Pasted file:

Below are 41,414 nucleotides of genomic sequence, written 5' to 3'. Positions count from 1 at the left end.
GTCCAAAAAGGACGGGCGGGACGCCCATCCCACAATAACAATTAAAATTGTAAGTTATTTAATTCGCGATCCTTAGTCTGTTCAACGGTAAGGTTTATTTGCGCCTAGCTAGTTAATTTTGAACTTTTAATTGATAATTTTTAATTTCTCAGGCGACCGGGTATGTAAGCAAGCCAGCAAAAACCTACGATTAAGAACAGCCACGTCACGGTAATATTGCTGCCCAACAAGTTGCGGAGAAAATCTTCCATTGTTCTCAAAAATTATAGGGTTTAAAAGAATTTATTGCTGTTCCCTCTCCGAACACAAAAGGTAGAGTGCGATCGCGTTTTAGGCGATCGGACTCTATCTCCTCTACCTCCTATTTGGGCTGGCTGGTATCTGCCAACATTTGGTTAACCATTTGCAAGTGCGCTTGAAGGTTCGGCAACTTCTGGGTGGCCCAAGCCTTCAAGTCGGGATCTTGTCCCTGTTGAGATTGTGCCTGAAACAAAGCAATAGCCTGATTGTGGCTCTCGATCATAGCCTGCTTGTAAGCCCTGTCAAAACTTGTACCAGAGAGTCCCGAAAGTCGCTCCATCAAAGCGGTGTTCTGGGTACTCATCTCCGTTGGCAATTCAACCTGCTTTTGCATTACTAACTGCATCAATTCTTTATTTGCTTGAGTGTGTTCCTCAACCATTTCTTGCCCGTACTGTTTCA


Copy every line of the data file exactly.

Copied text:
Below are 41,414 nucleotides of genomic sequence, written 5' to 3'. Positions count from 1 at the left end.
GTCCAAAAAGGACGGGCGGGACGCCCATCCCACAATAACAATTAAAATTGTAAGTTATTTAATTCGCGATCCTTAGTCTGTTCAACGGTAAGGTTTATTTGCGCCTAGCTAGTTAATTTTGAACTTTTAATTGATAATTTTTAATTTCTCAGGCGACCGGGTATGTAAGCAAGCCAGCAAAAACCTACGATTAAGAACAGCCACGTCACGGTAATATTGCTGCCCAACAAGTTGCGGAGAAAATCTTCCATTGTTCTCAAAAATTATAGGGTTTAAAAGAATTTATTGCTGTTCCCTCTCCGAACACAAAAGGTAGAGTGCGATCGCGTTTTAGGCGATCGGACTCTATCTCCTCTACCTCCTATTTGGGCTGGCTGGTATCTGCCAACATTTGGTTAACCATTTGCAAGTGCGCTTGAAGGTTCGGCAACTTCTGGGTGGCCCAAGCCTTCAAGTCGGGATCTTGTCCCTGTTGAGATTGTGCCTGAAACAAAGCAATAGCCTGATTGTGGCTCTCGATCATAGCCTGCTTGTAAGCCCTGTCAAAACTTGTACCAGAGAGTCCCGAAAGTCGCTCCATCAAAGCGGTGTTCTGGGTACTCATCTCCGTTGGCAATTCAACCTGCTTTTGCATTACTAACTGCATCAATTCTTTATTTGCTTGAGTGTGTTCCTCAACCATTTCTTGCCCGTACTGTTTCA